After New Zealand’s comeback in the second Test, Rory Burns stands firm for England.

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After New Zealand’s comeback in the second Test, Rory Burns stands firm for England.

On day one of the second Test against New Zealand, Rory Burns gave England some much-needed backbone by scoring an undefeated half-century in a tea score of 152 for four.

Burns reached 73 not out after two sessions, fresh off a century at Lord’s, as a heavily rotated New Zealand assault pressed the hosts hard at Edgbaston.

Burns had shared an opening stand of 72 with Dom Sibley before England lost three wickets for 13 runs to relinquish their grip on proceedings. The game was being played in front of 18,000 supporters, the highest home audience since the coronavirus outbreak broke out.

Even as England faltered, the Hollies Stand was in excellent form, with the noises and sights a welcome return to more typical days.

Captain Joe Root would have been content with a slow-burning opening hour in which Burns and Sibley added a modest 25 runs after opting to bat first. The pair favored the blocks and leaves that were required to shut down a new ball with plenty of early swing, with almost no blatant aggression.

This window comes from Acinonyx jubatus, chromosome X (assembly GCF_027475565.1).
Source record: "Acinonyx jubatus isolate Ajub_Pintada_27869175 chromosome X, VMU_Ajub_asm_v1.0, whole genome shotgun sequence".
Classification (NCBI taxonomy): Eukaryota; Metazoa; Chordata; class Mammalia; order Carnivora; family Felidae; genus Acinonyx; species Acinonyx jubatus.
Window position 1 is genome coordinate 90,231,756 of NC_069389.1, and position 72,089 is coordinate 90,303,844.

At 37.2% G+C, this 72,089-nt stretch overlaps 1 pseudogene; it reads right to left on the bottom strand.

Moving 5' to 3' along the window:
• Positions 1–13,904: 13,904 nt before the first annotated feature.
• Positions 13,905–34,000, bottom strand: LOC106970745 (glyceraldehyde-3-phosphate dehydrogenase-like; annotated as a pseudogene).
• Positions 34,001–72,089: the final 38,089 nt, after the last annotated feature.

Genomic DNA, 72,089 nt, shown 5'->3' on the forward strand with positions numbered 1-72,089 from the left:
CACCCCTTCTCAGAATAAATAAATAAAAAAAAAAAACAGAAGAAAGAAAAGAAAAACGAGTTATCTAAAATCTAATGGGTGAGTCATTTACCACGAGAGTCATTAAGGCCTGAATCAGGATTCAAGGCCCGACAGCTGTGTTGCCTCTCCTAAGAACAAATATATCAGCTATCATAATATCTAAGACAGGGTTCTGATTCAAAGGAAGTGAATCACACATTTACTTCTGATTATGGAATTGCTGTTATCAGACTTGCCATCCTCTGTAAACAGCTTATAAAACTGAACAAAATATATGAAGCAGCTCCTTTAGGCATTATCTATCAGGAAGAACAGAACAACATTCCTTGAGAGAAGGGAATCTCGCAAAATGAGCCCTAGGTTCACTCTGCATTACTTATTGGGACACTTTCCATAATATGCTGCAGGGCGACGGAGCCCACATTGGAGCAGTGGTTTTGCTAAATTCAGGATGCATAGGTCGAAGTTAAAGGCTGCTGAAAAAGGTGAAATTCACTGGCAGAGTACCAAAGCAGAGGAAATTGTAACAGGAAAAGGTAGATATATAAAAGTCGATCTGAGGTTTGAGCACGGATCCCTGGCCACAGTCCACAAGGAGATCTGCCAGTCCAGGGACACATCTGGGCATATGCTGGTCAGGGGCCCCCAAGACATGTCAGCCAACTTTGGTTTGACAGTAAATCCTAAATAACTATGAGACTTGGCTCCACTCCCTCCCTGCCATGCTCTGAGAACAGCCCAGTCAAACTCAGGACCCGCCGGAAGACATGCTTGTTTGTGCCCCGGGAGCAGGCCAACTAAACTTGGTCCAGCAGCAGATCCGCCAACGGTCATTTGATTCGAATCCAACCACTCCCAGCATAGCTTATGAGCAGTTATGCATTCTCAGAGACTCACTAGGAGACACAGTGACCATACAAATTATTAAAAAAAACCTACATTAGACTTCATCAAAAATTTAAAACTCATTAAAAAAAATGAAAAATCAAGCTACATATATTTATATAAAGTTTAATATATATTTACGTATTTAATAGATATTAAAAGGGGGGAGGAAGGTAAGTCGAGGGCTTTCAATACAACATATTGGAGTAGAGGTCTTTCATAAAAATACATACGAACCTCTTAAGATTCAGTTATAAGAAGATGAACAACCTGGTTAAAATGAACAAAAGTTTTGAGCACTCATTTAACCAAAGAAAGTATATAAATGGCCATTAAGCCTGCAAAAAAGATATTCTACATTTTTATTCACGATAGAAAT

On his comeback to the side, Trent Boult was testing as usual, while Henry scarcely erred from a nagging length. Following the drinks break, the opening batsmen spread their wings, more than doubling the total in a six-over spell.

Before lunch, things quieted down in the middle, if not in the spectators, but the absence of chances made it England’s session. Following the restart, New Zealand lost no time in rebalancing the books, taking up three wickets in the space of five overs.

Sibley, who had batted with care and attention in the morning, only lasted five balls in the afternoon, feeling outside off stump and feathering Henry through to stand-in wicketkeeper Tom Blundell for 35.

That brought the out-of-sorts Zak Crawley to the middle, where he couldn’t shake the cobwebs and ended up with a four-ball duck. The Kent batsman, who had already come dangerously close to losing his off stump to a Neil Wagner inswinger, aimed a. (This is a brief piece.)

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